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Opinion | Lessons in corruption, Black history, and freedom of expression

Allegations of political corruption can afflict any politician, regardless of party.

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I don’t live in Fairfield, the small city in western Jefferson County. But if I did, it’s possible I might have voted for Fred “Coach” Plump in the last election. I say that because he ran as a Democrat, and I generally vote for Democrats.

But if I had, it would have been a wasted vote. Plump officially resigned from the Legislature this week. 

The U.S. Department of Justice has charged Plump with conspiring to defraud the Jefferson County Community Service Fund. Between 2019 and 2023, the DOJ alleges that he accepted $400,000 in funds that had been directed to the Piper Davis Youth Baseball League by another legislator. 

Plump was the executive director of the league. He is also believed to have paid out kickbacks and submitted false information to hide his actions. 

Plump’s political career is over. Looks like he’s headed to prison. Not even the decades he worked with Birmingham Fire and Rescue and served in the Army National Guard will save him. 

It’s a good lesson for Democrats. Allegations of political corruption can afflict any politician, regardless of party. Democrats, Republicans, it doesn’t matter. Neither party is immune. 


Conservative activists think that some Alabama textbooks have too much black history in them. That’s what was reported recently by several state and national media outlets.

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These activists also complained about what they considered to be LGBTQ+ content in some of the books. To its credit, the Alabama State Board of Education didn’t yield. Its members approved the books by a 7-1 vote.

I haven’t seen the books. But I also believe I don’t need to see them.

Because children should be exposed to a variety of ideas and concepts. That’s how they learn that everyone doesn’t think the same way. See the world the same way. Live the same. 

We can be different – in what we believe, how we worship, how we vote, who we love – and still live together in peace in this state.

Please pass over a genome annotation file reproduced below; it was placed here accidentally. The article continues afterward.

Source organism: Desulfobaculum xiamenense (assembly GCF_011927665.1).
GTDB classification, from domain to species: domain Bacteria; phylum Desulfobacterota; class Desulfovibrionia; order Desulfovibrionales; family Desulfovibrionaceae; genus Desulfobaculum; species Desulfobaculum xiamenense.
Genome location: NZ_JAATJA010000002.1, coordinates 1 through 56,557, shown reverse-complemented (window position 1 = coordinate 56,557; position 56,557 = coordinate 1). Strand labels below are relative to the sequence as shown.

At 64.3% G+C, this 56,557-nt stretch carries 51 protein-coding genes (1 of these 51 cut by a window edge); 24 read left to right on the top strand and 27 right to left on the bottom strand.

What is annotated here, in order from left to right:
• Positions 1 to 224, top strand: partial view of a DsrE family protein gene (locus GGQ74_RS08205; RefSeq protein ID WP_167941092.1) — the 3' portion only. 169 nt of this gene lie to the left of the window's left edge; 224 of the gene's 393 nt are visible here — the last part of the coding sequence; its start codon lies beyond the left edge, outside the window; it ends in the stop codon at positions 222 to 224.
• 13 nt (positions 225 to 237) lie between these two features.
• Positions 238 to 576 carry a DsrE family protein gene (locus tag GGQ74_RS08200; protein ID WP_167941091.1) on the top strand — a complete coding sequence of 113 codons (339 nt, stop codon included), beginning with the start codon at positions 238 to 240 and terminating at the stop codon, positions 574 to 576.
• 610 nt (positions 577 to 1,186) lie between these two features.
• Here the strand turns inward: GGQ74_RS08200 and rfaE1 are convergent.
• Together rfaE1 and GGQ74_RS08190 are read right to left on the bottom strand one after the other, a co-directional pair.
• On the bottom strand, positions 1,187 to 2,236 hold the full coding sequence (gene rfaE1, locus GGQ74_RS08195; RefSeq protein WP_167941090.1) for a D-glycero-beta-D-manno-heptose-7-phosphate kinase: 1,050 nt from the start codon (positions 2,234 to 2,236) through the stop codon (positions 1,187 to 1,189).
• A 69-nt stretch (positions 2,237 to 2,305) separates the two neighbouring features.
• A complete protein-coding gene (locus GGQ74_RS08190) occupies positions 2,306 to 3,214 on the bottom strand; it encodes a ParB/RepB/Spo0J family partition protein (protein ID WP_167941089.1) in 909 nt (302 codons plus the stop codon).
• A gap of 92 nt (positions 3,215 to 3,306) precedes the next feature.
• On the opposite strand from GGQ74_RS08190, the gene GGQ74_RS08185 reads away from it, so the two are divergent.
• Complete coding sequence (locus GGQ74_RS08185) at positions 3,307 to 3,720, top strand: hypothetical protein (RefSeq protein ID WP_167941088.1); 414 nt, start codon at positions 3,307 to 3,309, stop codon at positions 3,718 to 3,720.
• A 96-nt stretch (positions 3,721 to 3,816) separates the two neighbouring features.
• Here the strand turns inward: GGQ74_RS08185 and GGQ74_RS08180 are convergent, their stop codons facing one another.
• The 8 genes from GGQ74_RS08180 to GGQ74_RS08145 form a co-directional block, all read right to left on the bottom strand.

But let me go back to this “too much black history” foolishness. How is that even possible?

As James Baldwin wrote in his final book, The Evidence of Things Not Seen, “History is a hymn to white people, and all us others have been discovered – by white people, who may or may not (they suppose) permit us to enter history.”

The first slaves arrived on this continent in 1619. Black people didn’t even get the unfettered right to vote until 1965. That’s 346 years of white history, presented from a white supremacist perspective.

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With those numbers, how could anyone honestly think that any current textbook has too much black history? Anyone other than a white supremacist in deep denial, that is.


“God made women to be women and men to be men!”

That was her reply to my Facebook post, which was a photo of comedienne Wanda Sykes with this quote from her latest Netflix special, I’m An Entertainer: “Until a drag queen walks into a school and beats eight kids to death with a copy of To Kill A Mockingbird, I think you’re focusing on the wrong (expletive deleted).”

Her lack of context and logic was stunning. The poor lady skipped over the references to school shootings and book banning to spew out a half-baked Evangelical talking point.

Apparently, she was completely unaware that God also made intersex people. (Or, if you prefer, God allows their existence.) Either way, it places her at about the same level of awareness as the Alabama Legislature, which is moving the idiotic “What Is A Woman” bill to passage. 

I was compelled to respond: “God also gave people freedom of choice. So if a man wants to put on a dress, God gave him the freedom to do so. And that freedom is not a threat to anyone, unlike the freedom some have exercised to kill others in cold blood or to ban books that document historical truths. So let’s not allow right-wing hysteria to blind us to the real dangers our society faces.”

She has yet to reply.

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David Person is a media personality and consultant who has been working in the Huntsville market since 1986 as a talk show host, columnist, and director/producer. David co-hosts the podcast Alabama Politics This Week.

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